“A broader discussion about sustainable commuting developed. It was noted that with the post-unification expansion of staff numbers at County Hall there are plans to spend substantially on enlarging the car park. That it’s deemed axiomatic that “more staff must mean more car-parking” – and that funding can always be found to lubricate motoring – is unsurprising from a car-centric employer for which the default position is the driver’s seat. Better – for an organisation committed to green Workplace Travel Planning – would be strategies for responsible management of existing provision, using the costs of the proposed build and the subsequent £400 per year per space to sweeten alternatives. The jaded myth of County Hall’s inaccessibility by any means other than private car for staff journeying up from Tyneside was disinterred. Car parks aren’t naturally occurring geological features like Whin Sill extrusions, or limestone pavements. That so many staff drive is neither chance nor inevitability, rather it’s product of a particular historical decision to re-locate County Hall a mile off the A1 and surround it, at great cost, with 4 acres of free car parking. Had it been set down adjacent to the train station with car parking restricted to essential users, a subsidy of rail ticket vouchers equivalent to the annual cost of a car-parking space offered to all staff, and top notch cycling provision, then different commuting patterns would pertain. In other words, the car-dependent status quo at County Hall is an engineered outcome of loading 100% of the incentives into the laps of staff who choose to drive to work; the very antithesis of our stated policy position. ”

    All power to you.

  2. To scale this; Of the £22M funding for the cycling city project, only £13M or so was dedicated to infrastructure (across Bristol and South Gloucestershire).
    At latest costs – this would buy you half a mile of Motorway…

  3. I had reason to visit the offices of Soil Association in central Bristol recently. I asked about transport choices. The majority of staff cycle to work (I forget the exact proportion). The “awful” traffic in the city centre and very limited number of spaces allocated in the underground car park mean very few even consider driving to work, yet it appeared they all managed to get there on time each day. I’m sure this behaviour, and that of other cycling-friendly towns and cities would be replicated in every urban centre if cycling didn’t appear (to the average person) to be such a risky business. The responsiblity for this lies squarely with the local authority.

  4. Your (blog’s) position is inconsistent. You present road building as “state intervention in lifestyle choices”, and you argue that “lifestyle choices are affected by streets that have been designed for cars by government agencies”. You say that design specifically affects “people who would like to be able to walk and cycle”. Yet you are apparently not willing to accept that this can happen in the Netherlands, which you hold up as a model.

    Your position seems to be that building a motorway in the UK is “designing for cars” and pro-car “state intervention”, and yet building a motorway in the Netherlands is not. More relevantly for UK policy, the implication is that if the UK followed similar transport and planning strategies to those in the Netherlands, it would somehow cease to ‘intervene in lifestyle choices’ in the way that you claim.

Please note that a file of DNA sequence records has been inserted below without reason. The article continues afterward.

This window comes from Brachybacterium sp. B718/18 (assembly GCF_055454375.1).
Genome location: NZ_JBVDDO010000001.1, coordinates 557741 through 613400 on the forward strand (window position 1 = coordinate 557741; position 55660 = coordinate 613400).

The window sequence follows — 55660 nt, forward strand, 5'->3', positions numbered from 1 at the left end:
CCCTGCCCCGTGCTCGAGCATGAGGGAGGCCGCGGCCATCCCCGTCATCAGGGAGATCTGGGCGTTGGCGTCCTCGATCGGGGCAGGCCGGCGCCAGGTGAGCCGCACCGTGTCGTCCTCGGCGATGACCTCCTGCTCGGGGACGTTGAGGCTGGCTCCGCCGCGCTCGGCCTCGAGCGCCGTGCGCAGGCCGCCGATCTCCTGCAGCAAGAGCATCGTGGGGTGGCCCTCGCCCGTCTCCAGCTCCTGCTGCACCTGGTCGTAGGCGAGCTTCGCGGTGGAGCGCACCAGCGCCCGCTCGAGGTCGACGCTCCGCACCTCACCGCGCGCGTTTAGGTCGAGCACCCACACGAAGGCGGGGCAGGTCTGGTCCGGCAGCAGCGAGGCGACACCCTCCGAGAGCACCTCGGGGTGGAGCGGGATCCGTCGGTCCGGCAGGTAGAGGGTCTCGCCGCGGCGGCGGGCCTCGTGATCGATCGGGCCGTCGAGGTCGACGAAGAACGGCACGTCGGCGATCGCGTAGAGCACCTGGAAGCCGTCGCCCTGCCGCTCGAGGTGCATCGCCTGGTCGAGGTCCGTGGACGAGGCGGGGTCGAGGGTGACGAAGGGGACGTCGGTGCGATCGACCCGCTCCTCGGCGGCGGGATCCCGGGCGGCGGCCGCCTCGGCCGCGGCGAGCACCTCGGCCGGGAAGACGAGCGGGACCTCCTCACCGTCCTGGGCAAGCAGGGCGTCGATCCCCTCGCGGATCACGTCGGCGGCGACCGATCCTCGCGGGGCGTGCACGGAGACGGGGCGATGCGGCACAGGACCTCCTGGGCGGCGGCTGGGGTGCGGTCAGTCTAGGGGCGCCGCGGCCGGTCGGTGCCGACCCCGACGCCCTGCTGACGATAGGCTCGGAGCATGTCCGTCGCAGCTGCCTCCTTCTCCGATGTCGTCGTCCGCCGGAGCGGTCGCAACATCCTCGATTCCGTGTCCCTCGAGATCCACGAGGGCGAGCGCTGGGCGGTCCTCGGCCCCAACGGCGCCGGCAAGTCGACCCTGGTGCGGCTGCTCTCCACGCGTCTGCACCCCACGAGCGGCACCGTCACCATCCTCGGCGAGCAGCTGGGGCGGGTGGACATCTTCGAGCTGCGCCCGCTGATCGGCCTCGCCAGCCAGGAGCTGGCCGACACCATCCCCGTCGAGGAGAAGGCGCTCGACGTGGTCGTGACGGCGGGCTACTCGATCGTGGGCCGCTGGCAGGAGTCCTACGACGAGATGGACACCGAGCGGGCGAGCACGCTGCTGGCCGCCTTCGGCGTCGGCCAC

This post is three months old, so there is little point in going into detail here. If you are prepared to go into this in a new post, then here is an appropriate specific example, where new road and cycle infrastructure coincide:

    Which is the state-promoted lifestyle choice, in your terms? And is it logical to make a distinction anyway?

  5. Paul, this is not inconsistent with the other post you refer to. It is making exactly the same point as that other post. Any investment decision politicians make affects our choices. Every example I list and every example you list affects transport and “lifestyle” choices. I’m not sure how you’ve missed that point.

  6. You specifically take the position that “Millions of people have had their lives forcibly changed by the state interventions that supported the car.” The rest of the post suggests you are talking about the UK, but European countries have invested in roads, not to mention the USA.

    The question is this: do you think that provision of new or upgraded roads is an intervention by the state, with the intention or effect of making people use cars? Is that your position? And if so, why do you seem to think, that somehow this does not apply in the Netherlands?

    That’s why I gave the example of the motorway bridge featured on David Hembrow’s blog. It is a perfect example, especially with the parallel rail bridge 800 m away. Looking at the general position of this blog, then what comes across is something like this:

    UK government builds 12-lane motorway bridge = massive pro-car state intervention forcing people to drive cars.

    Dutch government builds 12-lane motorway bridge, puts state-of-the-art cycle bridge next to it = wonderful.

    Not the way you think? Then explain. A separate post on the issue would be a good idea, i.e. about the use of the Netherlands a a model by cycle advocates, and what exactly they are trying to emulate.

  7. Sorry Paul. I’ve explained it three times now. I give up. I am obviously a bad writer, for I can’t think of any way to make “ALL investment decisions affect subsequent choices” any clearer. Given that everybody else seems to understand it just fine, I think it’s time to move on.